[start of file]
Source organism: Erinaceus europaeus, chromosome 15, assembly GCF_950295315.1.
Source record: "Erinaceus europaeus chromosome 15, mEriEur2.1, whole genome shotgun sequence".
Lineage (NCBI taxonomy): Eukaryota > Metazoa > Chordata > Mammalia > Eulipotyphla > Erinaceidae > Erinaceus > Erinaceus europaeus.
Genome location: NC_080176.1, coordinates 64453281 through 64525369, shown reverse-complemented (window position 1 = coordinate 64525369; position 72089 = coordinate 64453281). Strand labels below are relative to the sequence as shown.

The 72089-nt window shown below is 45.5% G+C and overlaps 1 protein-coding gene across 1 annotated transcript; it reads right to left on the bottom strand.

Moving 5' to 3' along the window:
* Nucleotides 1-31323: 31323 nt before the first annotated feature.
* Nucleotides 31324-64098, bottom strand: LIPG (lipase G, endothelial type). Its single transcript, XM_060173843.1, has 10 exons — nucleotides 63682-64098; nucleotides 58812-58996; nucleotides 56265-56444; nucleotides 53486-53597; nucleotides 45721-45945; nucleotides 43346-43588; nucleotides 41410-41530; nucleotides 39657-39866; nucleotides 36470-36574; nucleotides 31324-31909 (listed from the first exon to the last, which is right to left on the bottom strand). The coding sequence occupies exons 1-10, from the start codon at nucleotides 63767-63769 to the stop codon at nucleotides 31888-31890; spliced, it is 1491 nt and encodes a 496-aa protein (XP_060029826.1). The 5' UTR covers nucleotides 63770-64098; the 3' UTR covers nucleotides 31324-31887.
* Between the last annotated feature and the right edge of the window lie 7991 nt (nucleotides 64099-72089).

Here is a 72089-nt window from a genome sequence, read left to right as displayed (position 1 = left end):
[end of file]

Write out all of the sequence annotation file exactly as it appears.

Source organism: Erinaceus europaeus, chromosome 15, assembly GCF_950295315.1.
Source record: "Erinaceus europaeus chromosome 15, mEriEur2.1, whole genome shotgun sequence".
Lineage (NCBI taxonomy): Eukaryota > Metazoa > Chordata > Mammalia > Eulipotyphla > Erinaceidae > Erinaceus > Erinaceus europaeus.
Genome location: NC_080176.1, coordinates 64453281 through 64525369, shown reverse-complemented (window position 1 = coordinate 64525369; position 72089 = coordinate 64453281). Strand labels below are relative to the sequence as shown.

The 72089-nt window shown below is 45.5% G+C and overlaps 1 protein-coding gene across 1 annotated transcript; it reads right to left on the bottom strand.

Moving 5' to 3' along the window:
* Nucleotides 1-31323: 31323 nt before the first annotated feature.
* Nucleotides 31324-64098, bottom strand: LIPG (lipase G, endothelial type). Its single transcript, XM_060173843.1, has 10 exons — nucleotides 63682-64098; nucleotides 58812-58996; nucleotides 56265-56444; nucleotides 53486-53597; nucleotides 45721-45945; nucleotides 43346-43588; nucleotides 41410-41530; nucleotides 39657-39866; nucleotides 36470-36574; nucleotides 31324-31909 (listed from the first exon to the last, which is right to left on the bottom strand). The coding sequence occupies exons 1-10, from the start codon at nucleotides 63767-63769 to the stop codon at nucleotides 31888-31890; spliced, it is 1491 nt and encodes a 496-aa protein (XP_060029826.1). The 5' UTR covers nucleotides 63770-64098; the 3' UTR covers nucleotides 31324-31887.
* Between the last annotated feature and the right edge of the window lie 7991 nt (nucleotides 64099-72089).

Here is a 72089-nt window from a genome sequence, read left to right as displayed (position 1 = left end):